President Recep Tayyip Erdogan of Turkey, having promised to reveal the “naked truth” of a Saudi plot to kill the journalist Jamal Khashoggi, said on Tuesday in a speech to Parliament that a team including Saudi generals had flown in to carry out the mission.
Mr. Erdogan’s much-anticipated address came after more than two weeks of carefully orchestrated leaks to the media by Turkey that implicated the highest levels of the government of Saudi Arabia in the death of Mr. Khashoggi.
Saudi Arabia and Turkey are regional rivals, and that Mr. Khashoggi was killed in a Saudi diplomatic building has added to the intrigue and complexity of the case, something Mr. Erdogan addressed early in his speech.
“This murder might have been committed at a consulate building which may be considered Saudi Arabian land, but it rests within the borders of Turkey,” Mr. Erdogan said, adding that the Vienna Convention “cannot allow the investigation of this murder to be concealed behind the armor of immunity.”
The Saudi government maintained at first that Mr. Khashoggi had left the consulate alive and well before reversing course. Since admitting on Friday that Mr. Khashoggi had been killed at the consulate, Saudi Arabia has claimed that his death was accidental and that the operation was not authorized by the country’s crown prince.
Turkish and Western intelligence officials and politicians have rejected that account as not credible, and Mr. Erdogan made clear in his speech on Tuesday that he held the same view.
“On whose orders have these people come?” he said. “We’re seeking answers. Why has the consulate general building not been opened right away but days after? We’re seeking answers. When the murder was so clear, why have so many inconsistent statements been made? Why has the body of someone, the killing of whom has been officially admitted, has not been found?”
Mr. Khashoggi, 59, was a Saudi who had been close to members of the royal family and to Mr. Erdogan, became a critic of the kingdom as the powerful Saudi crown prince, Mohammed bin Salman, cracked down on dissent. Mr. Khashoggi, who wrote columns for The Washington Post, moved last year to the United States.
His death has badly damaged the reputation of the kingdom and Prince Mohammed, who had held himself out as a leader with plans to reform Saudi Arabia’s economy and society. Shortly before Mr. Erdogan spoke, the Saudis opened a much-anticipated investment conference in Riyadh — though in response to the Khashoggi killing, many government officials and financial leaders from around the world had pulled out of the event.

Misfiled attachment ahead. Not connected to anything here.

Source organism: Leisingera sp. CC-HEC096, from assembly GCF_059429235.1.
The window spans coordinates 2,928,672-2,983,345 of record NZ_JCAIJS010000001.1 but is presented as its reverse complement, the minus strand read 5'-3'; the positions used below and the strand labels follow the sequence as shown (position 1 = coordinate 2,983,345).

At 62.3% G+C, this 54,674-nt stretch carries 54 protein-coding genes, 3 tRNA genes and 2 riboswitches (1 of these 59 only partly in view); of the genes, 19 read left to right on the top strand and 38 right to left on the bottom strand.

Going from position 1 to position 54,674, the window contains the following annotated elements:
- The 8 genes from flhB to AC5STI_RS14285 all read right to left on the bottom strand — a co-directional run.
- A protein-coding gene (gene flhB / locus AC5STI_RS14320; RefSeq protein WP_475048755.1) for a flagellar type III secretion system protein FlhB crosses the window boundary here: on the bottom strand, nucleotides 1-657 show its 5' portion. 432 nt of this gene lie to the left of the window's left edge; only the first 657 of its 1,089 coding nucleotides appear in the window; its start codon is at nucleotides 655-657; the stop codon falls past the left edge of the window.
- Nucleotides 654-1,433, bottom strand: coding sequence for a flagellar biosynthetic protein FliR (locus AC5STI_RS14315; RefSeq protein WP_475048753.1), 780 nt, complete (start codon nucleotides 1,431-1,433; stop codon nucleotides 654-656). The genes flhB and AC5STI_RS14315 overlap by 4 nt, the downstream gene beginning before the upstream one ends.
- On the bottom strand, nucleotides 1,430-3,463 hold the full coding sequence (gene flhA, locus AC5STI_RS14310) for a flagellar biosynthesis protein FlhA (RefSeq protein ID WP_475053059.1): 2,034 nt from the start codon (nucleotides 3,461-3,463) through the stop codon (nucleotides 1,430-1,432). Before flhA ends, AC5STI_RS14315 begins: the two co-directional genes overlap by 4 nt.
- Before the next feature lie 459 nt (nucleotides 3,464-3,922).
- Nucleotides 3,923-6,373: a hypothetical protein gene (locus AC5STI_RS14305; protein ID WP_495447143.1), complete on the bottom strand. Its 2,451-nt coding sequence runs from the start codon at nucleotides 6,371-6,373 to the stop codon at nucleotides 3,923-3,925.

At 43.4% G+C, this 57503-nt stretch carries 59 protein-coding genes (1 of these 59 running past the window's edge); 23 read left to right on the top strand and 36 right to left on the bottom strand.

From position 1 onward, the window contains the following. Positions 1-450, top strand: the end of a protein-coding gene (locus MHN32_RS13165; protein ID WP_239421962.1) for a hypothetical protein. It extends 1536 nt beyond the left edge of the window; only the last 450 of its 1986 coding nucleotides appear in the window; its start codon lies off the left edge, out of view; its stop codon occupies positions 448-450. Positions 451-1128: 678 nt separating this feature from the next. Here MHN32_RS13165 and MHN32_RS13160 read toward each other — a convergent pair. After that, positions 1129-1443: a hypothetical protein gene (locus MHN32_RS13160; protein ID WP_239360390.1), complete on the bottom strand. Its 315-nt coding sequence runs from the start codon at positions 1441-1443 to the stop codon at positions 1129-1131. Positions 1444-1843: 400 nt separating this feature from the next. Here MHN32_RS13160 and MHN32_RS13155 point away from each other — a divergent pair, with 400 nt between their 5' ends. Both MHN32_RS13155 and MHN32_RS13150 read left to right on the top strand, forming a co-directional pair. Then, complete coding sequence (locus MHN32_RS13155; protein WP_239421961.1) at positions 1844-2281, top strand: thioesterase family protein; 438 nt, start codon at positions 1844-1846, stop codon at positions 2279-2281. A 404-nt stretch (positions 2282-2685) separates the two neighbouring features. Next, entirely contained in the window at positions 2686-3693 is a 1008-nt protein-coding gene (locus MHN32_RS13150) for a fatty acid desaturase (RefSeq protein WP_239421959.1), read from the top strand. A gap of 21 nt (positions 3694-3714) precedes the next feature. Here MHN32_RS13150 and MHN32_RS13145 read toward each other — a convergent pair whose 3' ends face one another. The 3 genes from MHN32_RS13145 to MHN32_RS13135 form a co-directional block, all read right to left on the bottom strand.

The scandal has soured relations between Saudi Arabia and the United States — as well as other Western nations — and worsened the already frosty dealings between Turkey and Saudi Arabia, two regional powers.
Hours before Mr. Erdogan’s speech, the newspaper Sabah, which is known for its close ties to the presidency, published details that portrayed the attaché of the Saudi Consulate in Istanbul, whom they named as Ahmad Abdullah al-Muzaini, as the main orchestrator of the murder. Mr. Muzaini, the deputy head of the consulate, was the main Saudi intelligence representative there, the newspaper reported, citing Turkish officials.
Mr. Muzaini, the Saudi attaché, was at the consulate when Mr. Khashoggi visited it on Sept. 28; flew later that day to the Saudi capital, Riyadh, and met with the deputy chief of Saudi intelligence, Ahmad Asiri; and returned to Istanbul on Oct. 1 to carry out the assassination the next day, Sabah reported.
The newspaper described Mr. Muzaini as the “black box” of the operation,” and said his movements had been tracked by Turkish intelligence and photographic evidence gathered by the police.
The report was another in a steady stream of anonymous leaks and public statements from Turkish officials over recent weeks that pointed to a premeditated plan at the highest levels of the Saudi government to kill Mr. Khashoggi, undermining Saudi denials and keeping up international pressure on the kingdom to come clean.
On Monday, the Turks leaked images of a Saudi official who resembled Mr. Khashoggi and dressed in his clothes after he was killed, walking around Istanbul, creating a trail of surveillance camera images that appeared to have been intended to support the original Saudi narrative. Saudis briefed on the matter confirmed the ruse.
The use of a look-alike bolstered the Turkish case for premeditation, and at the least, showed an attempt to cover up the killing. On Monday, the spokesman for Mr. Erdogan’s Justice and Development Party, Omer Celik, described the death of Mr. Khashoggi as “monstrously planned.”
Mr. Khashoggi went to the consulate on Sept. 28 to request documents confirming his divorce, so that he could marry his fiancée. Sabah reported that at 2 p.m. that day, Mr. Muzaini flew out of Istanbul’s second airport, Sabiha Gokcen International Airport.
Mr. Khashoggi was killed on Oct. 2 after he returned to the consulate, about 1:15 p.m., to pick up the paperwork he had requested. Mr. Muzaini flew out of Ataturk Airport at 9 p.m. that night, Sabah said.
A team of 15 Saudis who flew to Istanbul on the day Mr. Khashoggi died, several of them with ties to the crown prince, have been identified by Turkish officials as being involved in the killing. They all left the country hours after they had arrived.